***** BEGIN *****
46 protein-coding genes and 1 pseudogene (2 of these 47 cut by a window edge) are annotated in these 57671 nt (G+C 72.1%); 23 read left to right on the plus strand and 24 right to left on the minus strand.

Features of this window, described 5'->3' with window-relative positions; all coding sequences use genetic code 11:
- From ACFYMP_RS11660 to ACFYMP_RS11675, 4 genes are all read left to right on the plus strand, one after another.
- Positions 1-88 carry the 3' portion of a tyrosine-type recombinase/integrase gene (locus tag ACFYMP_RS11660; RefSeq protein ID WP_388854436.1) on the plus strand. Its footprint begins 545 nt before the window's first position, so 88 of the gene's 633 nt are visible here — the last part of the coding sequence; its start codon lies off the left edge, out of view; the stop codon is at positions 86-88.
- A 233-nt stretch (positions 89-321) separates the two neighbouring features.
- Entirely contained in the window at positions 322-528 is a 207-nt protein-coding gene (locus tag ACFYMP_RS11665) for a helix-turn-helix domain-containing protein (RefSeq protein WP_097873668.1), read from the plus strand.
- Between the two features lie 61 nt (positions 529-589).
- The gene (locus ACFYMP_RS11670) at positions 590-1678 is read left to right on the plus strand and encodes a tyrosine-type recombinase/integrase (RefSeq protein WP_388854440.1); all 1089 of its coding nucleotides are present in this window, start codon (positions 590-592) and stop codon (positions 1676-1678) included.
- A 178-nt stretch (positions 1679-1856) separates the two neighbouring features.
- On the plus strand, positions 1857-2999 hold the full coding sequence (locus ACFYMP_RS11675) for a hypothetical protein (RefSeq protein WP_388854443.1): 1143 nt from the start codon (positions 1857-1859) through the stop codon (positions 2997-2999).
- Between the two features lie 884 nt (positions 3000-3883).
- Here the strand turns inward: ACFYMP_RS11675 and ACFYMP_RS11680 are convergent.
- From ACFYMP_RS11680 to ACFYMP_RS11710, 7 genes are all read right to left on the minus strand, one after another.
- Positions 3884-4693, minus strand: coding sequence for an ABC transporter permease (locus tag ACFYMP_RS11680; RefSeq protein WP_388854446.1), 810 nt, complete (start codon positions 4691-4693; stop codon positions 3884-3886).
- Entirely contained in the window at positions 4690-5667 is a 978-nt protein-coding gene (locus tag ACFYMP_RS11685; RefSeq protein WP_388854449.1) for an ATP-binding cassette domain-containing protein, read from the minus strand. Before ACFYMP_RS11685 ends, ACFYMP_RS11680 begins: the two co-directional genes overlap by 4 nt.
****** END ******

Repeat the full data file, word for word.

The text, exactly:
46 protein-coding genes and 1 pseudogene (2 of these 47 cut by a window edge) are annotated in these 57671 nt (G+C 72.1%); 23 read left to right on the plus strand and 24 right to left on the minus strand.

Features of this window, described 5'->3' with window-relative positions; all coding sequences use genetic code 11:
- From ACFYMP_RS11660 to ACFYMP_RS11675, 4 genes are all read left to right on the plus strand, one after another.
- Positions 1-88 carry the 3' portion of a tyrosine-type recombinase/integrase gene (locus tag ACFYMP_RS11660; RefSeq protein ID WP_388854436.1) on the plus strand. Its footprint begins 545 nt before the window's first position, so 88 of the gene's 633 nt are visible here — the last part of the coding sequence; its start codon lies off the left edge, out of view; the stop codon is at positions 86-88.
- A 233-nt stretch (positions 89-321) separates the two neighbouring features.
- Entirely contained in the window at positions 322-528 is a 207-nt protein-coding gene (locus tag ACFYMP_RS11665) for a helix-turn-helix domain-containing protein (RefSeq protein WP_097873668.1), read from the plus strand.
- Between the two features lie 61 nt (positions 529-589).
- The gene (locus ACFYMP_RS11670) at positions 590-1678 is read left to right on the plus strand and encodes a tyrosine-type recombinase/integrase (RefSeq protein WP_388854440.1); all 1089 of its coding nucleotides are present in this window, start codon (positions 590-592) and stop codon (positions 1676-1678) included.
- A 178-nt stretch (positions 1679-1856) separates the two neighbouring features.
- On the plus strand, positions 1857-2999 hold the full coding sequence (locus ACFYMP_RS11675) for a hypothetical protein (RefSeq protein WP_388854443.1): 1143 nt from the start codon (positions 1857-1859) through the stop codon (positions 2997-2999).
- Between the two features lie 884 nt (positions 3000-3883).
- Here the strand turns inward: ACFYMP_RS11675 and ACFYMP_RS11680 are convergent.
- From ACFYMP_RS11680 to ACFYMP_RS11710, 7 genes are all read right to left on the minus strand, one after another.
- Positions 3884-4693, minus strand: coding sequence for an ABC transporter permease (locus tag ACFYMP_RS11680; RefSeq protein WP_388854446.1), 810 nt, complete (start codon positions 4691-4693; stop codon positions 3884-3886).
- Entirely contained in the window at positions 4690-5667 is a 978-nt protein-coding gene (locus tag ACFYMP_RS11685; RefSeq protein WP_388854449.1) for an ATP-binding cassette domain-containing protein, read from the minus strand. Before ACFYMP_RS11685 ends, ACFYMP_RS11680 begins: the two co-directional genes overlap by 4 nt.